Unique agrochemical programme to launch in Tel Aviv

agrochemical
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A global crop production company will be working with Tel Aviv University to launch a unique teaching programme on active substance delivery and formulation.

ADAMA, a global crop protection company and Tel Aviv University (TAU) launched a unique research and teaching programme on active substance delivery and formulation, an innovation and growth driver in the worlds of agriculture and crop protection.

The partnership between ADAMA and TAU will unite the worlds of industry and academia, training advanced degree research students of chemistry, life sciences and engineering in the supply and formulation of active crop protection substances, a field in desperate need of more experts.

Chen Lichtenstein, President and CEO of ADAMA says, “ADAMA recognises that its success in the competitive global market relies on research and development capabilities as a driver of strategic growth.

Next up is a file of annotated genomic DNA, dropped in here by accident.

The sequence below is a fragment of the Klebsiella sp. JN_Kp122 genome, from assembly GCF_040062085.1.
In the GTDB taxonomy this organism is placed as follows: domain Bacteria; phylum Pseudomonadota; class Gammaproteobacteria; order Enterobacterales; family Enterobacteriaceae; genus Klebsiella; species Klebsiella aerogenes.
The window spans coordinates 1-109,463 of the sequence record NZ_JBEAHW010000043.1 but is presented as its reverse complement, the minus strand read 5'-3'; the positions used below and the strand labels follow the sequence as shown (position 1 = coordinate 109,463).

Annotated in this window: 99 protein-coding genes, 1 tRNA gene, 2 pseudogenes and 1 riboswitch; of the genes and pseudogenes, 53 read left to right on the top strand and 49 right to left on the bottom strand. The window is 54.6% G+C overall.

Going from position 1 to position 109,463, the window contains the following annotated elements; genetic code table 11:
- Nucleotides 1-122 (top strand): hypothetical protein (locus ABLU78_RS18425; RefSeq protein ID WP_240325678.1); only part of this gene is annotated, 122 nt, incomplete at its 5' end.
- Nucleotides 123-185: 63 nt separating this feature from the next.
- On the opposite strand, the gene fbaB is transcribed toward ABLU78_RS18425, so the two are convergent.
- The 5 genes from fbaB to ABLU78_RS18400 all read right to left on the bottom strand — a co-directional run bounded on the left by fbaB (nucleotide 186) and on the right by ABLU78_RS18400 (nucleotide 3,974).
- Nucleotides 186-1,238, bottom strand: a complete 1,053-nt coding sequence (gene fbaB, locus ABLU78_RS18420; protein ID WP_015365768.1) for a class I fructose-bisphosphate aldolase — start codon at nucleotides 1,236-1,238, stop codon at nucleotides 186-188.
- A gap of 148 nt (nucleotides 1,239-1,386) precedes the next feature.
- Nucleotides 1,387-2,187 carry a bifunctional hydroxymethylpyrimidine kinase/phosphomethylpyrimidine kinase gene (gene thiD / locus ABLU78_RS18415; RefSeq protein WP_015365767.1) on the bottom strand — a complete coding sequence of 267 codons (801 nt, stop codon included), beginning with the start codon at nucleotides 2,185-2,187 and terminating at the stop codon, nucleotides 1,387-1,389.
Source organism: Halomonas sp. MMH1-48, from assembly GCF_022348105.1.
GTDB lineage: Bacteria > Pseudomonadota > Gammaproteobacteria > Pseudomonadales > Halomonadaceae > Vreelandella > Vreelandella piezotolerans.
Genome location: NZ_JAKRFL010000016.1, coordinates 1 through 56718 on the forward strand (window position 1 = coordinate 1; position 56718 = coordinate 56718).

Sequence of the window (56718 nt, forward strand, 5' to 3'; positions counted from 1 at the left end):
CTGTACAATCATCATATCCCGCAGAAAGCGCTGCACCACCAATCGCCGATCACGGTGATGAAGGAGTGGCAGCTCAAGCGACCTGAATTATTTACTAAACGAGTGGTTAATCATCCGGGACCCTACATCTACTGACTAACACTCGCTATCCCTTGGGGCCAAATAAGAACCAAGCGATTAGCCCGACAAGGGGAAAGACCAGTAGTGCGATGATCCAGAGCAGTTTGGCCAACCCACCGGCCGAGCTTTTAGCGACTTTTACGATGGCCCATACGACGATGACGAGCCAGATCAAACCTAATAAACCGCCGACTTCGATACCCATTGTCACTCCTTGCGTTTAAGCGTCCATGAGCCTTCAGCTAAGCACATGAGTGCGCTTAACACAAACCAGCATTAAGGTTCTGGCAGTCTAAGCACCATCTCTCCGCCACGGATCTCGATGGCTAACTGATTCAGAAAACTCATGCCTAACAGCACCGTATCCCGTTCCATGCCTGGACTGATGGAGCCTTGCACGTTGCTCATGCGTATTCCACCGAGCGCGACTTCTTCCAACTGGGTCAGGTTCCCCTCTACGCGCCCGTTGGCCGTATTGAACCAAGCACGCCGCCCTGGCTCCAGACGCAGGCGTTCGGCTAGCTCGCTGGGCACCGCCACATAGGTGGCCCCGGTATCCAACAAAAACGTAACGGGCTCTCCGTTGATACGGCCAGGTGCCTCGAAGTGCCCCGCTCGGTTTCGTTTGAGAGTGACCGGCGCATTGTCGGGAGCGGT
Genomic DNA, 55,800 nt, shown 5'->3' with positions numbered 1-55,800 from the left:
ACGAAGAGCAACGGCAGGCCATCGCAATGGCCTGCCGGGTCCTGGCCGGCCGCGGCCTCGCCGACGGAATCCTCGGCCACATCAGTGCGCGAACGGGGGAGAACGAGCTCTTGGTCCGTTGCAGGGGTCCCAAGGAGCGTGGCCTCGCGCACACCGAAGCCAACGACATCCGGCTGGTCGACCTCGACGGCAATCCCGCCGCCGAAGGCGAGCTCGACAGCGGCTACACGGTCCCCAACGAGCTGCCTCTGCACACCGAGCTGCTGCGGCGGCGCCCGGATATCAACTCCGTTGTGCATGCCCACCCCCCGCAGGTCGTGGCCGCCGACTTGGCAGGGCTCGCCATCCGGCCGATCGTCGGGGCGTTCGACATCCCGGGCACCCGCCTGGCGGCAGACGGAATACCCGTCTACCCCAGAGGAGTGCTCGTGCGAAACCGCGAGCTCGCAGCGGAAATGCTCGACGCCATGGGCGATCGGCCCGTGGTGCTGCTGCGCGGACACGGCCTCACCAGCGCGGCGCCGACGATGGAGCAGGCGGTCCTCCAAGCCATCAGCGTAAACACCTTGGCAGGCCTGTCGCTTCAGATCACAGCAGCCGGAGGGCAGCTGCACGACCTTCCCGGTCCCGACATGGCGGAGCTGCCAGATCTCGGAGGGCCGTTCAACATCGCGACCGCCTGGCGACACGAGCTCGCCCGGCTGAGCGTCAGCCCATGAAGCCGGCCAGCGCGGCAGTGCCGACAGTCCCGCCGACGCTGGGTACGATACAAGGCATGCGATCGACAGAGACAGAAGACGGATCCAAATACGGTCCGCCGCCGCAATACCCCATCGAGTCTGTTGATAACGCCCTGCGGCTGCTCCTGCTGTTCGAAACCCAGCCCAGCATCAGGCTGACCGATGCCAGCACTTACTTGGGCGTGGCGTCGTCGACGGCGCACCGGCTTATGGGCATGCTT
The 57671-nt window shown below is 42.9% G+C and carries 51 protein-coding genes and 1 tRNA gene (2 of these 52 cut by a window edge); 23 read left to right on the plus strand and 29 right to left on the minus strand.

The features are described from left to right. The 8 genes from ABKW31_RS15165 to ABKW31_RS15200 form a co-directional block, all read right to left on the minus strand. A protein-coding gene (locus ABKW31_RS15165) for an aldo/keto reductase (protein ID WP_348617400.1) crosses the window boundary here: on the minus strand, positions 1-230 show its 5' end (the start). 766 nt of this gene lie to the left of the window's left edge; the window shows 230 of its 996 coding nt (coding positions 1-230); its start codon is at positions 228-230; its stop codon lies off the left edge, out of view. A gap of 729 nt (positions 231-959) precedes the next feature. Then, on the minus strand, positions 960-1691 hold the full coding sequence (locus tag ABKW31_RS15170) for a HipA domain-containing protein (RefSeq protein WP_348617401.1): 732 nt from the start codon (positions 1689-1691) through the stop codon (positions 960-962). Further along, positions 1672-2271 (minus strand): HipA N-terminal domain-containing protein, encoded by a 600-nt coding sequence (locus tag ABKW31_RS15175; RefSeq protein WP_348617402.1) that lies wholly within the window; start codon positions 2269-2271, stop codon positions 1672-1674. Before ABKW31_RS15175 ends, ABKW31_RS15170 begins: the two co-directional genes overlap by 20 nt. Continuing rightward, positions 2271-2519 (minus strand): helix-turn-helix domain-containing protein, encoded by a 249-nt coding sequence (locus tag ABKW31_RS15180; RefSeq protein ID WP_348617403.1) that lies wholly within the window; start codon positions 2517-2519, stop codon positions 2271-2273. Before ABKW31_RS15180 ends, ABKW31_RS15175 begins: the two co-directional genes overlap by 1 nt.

“The international delivery and formulation research centre we are inaugurating at Tel Aviv University will enable us to together train the finest researchers in the field, thus preparing them to join the ranks of the agrochemical industry for the benefit of the development of ground-breaking products that deliver a response to the challenges currently facing world agriculture.”

Dr Elad Shabtai, VP Innovation, Development, Research and Registration at ADAMA, describes that to date, specialisation in delivery and formulation could only be acquired by people working in the industry and could not be studied as a profession.

ADAMA will also be investing in a research laboratory that will be established in the School of Chemistry, where the program’s research and experiments will be carried out.

ADAMA will award scholarships to 25 students from a range of disciplines such as chemistry, materials engineering, plant sciences and others, who will earn their advanced degrees with specialisation in delivery and formulation.

Prof. Roey Amir of the School of Chemistry and Head of the ADAMA Center for Innovative Crop Protection Solutions at TAU added, “In the past few years there has been a demand for the development of smart agriculture, which will help minimise quantities of crop protection substances while enhancing their efficacy through novel delivery systems, similar to what is currently taking place in biomedical research.

“Establishment of the Center will enable us to work, together with ADAMA, on training the future generation of scientists who will lead the field in Israel and worldwide.”

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